Weekly Photo Challenge: Humanity

Dachau concentration camp (German: Konzentrationslager (KZ) Dachau, IPA: [ˈdaxaʊ]) was the first of the Nazi concentration camps opened in Germany, intended to hold political prisoners. It is located on the grounds of an abandoned munitions factory near the medieval town of Dachau, about 16 km (9.9 mi) northwest of Munich in the state of Bavaria, in southern Germany.[1] Opened in 1933 by Heinrich Himmler, its purpose was enlarged to include forced labor, and eventually, the imprisonment of Jews, ordinary German and Austrian criminals, and eventually foreign nationals from countries that Germany occupied or invaded. It was finally liberated in 1945.

Prisoners lived in constant fear of brutal treatment and terror detention including standing cells, floggings, the so-called tree or pole hanging, and standing at attention for extremely long periods. There were 32,000 documented deaths at the camp, and thousands that are undocumented. (Source: Wikipedia.org)

See more posts on humanity here: http://dailypost.wordpress.com/dp_photo_challenge/humanity

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28 thoughts on “Weekly Photo Challenge: Humanity

  1. Max, that last photo really invokes the feeling of the concentration camp back then. A powerful post! I really like both of your photos and how you compiled them with the photos that you have found there at the memorial (my guess). When were you at Dachau? (my post has a dark side too – in the photo of protest against organ harvesting in Chinese prisons, so our interpretations aren’t that different 😉 )

    • Your guess is as accurate as it can possibly get! The two first ones and the last one are my shots, the other two are photos of old pictures that was on the walls in Dachau. We were there back in 2011 when we visited Munchen. Organ harvesting is disgusting and it’s still being practiced today in some countries.
      Humanity isn’t all “love and happiness”.

      • No, it isn’t. Your post has shown the humanity’s darkest side. It must have been really emotional to visit a place like this.

  2. Perfect illustration of man’s inhumanity to humanity…all of which is, unfortunately, part of humanity. We had related thoughts this week, although mine came from the other side.

    janet

  3. People who call this inhumanity are people who cannot accept the fact that any one of us could do this to another human. Being aware of the darkness inside you, is the only way you can keep it in bay. Today’s politics lead by Cameron et al, has already forced many people to live what I would call hell. The exactly same happened in 1930s, it has happened many times before that and will happen again. My correction, it’s already happening.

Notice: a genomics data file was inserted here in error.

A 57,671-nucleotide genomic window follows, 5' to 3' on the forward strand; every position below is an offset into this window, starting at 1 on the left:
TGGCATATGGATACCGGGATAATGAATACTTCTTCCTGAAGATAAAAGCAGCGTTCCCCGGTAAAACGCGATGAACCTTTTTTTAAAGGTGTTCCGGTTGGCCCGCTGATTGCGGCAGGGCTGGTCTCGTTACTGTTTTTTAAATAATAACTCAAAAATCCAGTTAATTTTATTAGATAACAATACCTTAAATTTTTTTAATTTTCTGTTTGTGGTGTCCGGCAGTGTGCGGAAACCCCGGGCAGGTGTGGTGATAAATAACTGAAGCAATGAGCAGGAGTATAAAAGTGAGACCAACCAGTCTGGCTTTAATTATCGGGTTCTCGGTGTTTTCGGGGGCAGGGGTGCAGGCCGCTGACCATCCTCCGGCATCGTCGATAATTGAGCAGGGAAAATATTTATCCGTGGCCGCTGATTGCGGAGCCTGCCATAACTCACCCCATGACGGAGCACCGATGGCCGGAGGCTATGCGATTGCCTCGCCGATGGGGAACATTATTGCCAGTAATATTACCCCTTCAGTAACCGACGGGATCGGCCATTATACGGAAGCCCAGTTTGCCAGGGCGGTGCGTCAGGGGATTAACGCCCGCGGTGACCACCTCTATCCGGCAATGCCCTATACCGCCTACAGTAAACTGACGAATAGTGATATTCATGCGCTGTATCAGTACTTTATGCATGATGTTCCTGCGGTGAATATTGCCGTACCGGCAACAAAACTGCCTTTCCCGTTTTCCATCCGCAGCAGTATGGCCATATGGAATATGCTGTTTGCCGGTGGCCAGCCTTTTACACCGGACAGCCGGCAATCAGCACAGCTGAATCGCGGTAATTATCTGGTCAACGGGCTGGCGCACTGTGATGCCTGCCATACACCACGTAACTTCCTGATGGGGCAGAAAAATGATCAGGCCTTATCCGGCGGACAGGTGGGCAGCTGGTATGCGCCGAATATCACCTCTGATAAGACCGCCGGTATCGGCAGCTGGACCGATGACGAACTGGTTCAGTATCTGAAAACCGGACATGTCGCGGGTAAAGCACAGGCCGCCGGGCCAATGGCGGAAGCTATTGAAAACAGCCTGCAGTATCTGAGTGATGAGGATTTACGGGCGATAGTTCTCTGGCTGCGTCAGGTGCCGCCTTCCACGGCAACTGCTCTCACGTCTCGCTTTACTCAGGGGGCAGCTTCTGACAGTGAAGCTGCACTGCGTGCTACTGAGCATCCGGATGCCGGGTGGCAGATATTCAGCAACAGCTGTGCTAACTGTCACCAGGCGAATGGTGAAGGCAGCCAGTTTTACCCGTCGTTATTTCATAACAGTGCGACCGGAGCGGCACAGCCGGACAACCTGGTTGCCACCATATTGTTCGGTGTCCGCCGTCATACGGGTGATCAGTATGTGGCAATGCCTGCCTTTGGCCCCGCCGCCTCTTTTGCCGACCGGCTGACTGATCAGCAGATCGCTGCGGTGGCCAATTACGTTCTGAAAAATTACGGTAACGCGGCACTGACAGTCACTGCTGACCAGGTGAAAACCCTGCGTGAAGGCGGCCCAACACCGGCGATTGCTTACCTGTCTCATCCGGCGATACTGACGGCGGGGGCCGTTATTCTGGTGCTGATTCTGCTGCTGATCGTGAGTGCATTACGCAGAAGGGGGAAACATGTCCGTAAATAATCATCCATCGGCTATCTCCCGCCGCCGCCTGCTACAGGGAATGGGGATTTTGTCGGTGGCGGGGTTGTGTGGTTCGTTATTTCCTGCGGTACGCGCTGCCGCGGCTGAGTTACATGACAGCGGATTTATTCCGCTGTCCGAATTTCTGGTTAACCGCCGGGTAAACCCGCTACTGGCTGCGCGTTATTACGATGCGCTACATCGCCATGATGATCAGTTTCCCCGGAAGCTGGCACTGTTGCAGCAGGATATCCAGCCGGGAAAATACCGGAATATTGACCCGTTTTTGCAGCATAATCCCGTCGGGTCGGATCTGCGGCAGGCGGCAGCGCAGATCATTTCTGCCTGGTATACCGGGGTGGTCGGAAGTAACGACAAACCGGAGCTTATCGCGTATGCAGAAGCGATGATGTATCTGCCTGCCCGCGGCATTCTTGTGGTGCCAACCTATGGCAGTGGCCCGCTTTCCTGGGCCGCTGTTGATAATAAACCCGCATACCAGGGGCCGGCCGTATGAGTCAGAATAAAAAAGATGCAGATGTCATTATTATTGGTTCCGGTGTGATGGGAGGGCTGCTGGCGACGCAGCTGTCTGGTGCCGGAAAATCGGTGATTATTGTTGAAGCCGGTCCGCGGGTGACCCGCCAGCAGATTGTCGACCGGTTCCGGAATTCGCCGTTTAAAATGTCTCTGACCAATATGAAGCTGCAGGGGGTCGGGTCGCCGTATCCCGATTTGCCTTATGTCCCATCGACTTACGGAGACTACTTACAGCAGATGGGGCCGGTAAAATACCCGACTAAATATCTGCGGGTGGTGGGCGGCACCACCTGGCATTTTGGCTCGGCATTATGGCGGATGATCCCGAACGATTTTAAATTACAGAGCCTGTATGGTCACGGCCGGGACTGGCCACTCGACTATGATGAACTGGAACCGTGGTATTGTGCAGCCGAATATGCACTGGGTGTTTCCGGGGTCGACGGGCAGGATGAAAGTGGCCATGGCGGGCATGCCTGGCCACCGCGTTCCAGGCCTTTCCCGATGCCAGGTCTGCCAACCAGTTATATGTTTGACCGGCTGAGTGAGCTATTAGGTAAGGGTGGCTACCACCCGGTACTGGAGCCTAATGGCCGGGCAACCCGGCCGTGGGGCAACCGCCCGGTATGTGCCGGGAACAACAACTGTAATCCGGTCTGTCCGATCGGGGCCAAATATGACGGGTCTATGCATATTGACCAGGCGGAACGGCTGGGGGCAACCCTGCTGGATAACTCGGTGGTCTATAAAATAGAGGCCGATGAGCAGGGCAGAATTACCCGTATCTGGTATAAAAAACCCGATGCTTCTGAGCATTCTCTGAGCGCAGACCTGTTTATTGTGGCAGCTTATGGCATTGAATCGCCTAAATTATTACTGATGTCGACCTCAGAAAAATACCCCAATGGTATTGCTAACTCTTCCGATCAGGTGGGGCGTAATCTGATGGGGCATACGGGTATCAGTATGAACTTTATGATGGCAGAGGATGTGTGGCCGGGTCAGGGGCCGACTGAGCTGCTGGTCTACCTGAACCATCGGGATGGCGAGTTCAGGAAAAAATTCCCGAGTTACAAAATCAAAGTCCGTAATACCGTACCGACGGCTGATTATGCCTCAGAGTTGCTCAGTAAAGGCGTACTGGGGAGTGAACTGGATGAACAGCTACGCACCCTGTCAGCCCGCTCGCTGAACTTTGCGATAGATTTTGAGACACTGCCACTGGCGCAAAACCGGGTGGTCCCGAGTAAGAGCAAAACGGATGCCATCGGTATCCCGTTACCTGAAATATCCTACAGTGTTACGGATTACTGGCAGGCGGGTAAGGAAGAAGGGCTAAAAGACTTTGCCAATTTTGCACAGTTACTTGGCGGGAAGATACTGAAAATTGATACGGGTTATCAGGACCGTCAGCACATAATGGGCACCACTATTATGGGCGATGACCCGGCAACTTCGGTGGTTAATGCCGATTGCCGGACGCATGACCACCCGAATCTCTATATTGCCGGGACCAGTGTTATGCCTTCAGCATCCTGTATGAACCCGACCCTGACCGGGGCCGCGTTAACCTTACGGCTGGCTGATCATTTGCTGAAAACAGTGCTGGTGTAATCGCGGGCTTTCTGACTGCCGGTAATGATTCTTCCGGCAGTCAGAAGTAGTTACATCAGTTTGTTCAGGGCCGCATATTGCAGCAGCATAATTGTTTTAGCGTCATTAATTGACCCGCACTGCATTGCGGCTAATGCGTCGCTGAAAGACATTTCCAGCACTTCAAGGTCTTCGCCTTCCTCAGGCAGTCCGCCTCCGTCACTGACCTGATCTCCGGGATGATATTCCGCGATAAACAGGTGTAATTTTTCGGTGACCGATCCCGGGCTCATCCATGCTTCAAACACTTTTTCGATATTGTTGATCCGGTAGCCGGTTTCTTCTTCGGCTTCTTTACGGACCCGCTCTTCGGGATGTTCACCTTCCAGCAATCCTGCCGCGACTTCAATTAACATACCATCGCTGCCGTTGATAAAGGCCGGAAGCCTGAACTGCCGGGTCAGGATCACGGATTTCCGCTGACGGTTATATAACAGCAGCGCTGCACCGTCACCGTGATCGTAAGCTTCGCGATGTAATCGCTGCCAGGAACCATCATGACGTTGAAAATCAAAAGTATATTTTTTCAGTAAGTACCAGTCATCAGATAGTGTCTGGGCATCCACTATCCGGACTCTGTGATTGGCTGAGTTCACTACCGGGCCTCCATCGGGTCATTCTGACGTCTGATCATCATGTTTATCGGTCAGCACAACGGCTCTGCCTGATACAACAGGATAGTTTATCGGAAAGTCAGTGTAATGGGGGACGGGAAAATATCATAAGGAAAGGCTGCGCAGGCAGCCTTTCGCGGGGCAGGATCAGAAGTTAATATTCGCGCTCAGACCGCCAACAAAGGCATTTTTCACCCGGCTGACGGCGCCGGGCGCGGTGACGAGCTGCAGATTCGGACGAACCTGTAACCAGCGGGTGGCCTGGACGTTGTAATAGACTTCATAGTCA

4. Thanks for sharing and the reminder about how inhumane humanity can be, as you have said that is part of our nature no matter how civilised we are. We do need to be reminded so we may better ourselves in the future.

  5. Mere mention of Nazi camps evokes a very sadist kind of feeling, sometimes anger as well. I have seen those movies and documentaries of these camps. And always wondered how humanity can be so ruthless and merciless. I seriously wish that those were the last of their kind in world history. But no. Today world is grappling with serious situations and i find humanity at stakes again. Not sure whats the way forward and the solution. Humanity will come to such a stage, had never thought of.

    Thanks for heart rendering blog and the photos. Do visit my photos as well. 🙂

    • Dhanyavad Suyash-ji. Thanks for these profound and reflective thoughts on the subject. Humanity definitely has some serious issues at the moment with a lot of negative things happening. In my opinion there’s no quick and easy answers or solutions to the problems.

      Another thing: I remember that, at first, I was surprised to see the swastika when I visited India. Even though I knew that this was originally an ancient Hindu and Buddhist symbol. After having seen it a couple of times in temples here & there, the feeling wore off and I ended up thinking about how it’s a shame that European politics in the 1940’s, has changed Westerners perception of this ancient symbol.

      • You have such a profound knowledge about India and its many religions. I am so so glad. I know, those 8 weeks in Rishikesh, must have had an impregnable impact on you. So good.

        O Cardinal, you touched upon such an interesting topic. When I first saw about WWII and Nazis using Swastika, I was so surprised. Because its the same one which we use it in Hindu religion. I could still not understand how and when Nazis got fascinated (if ever) by this symbol. Its such a sacred symbol. To be used and remembered related with such an atrocity in the human history, I feel so ashamed sometimes. I wish we had the power to change history, if not always, at least once in our lifetime.

  6. My grandfather spent the last two years of the war in Dachau, my great grand father died there. When I visited Dachau 15 years ago, I felt it was all too white, too pristine looking.

    • Sorry to hear about your grandfather and great grandfather Bob. I’m glad that none of my relatives had to suffer in Dachau. I agree that it looked a bit pristine there, but still it was worth the visit.

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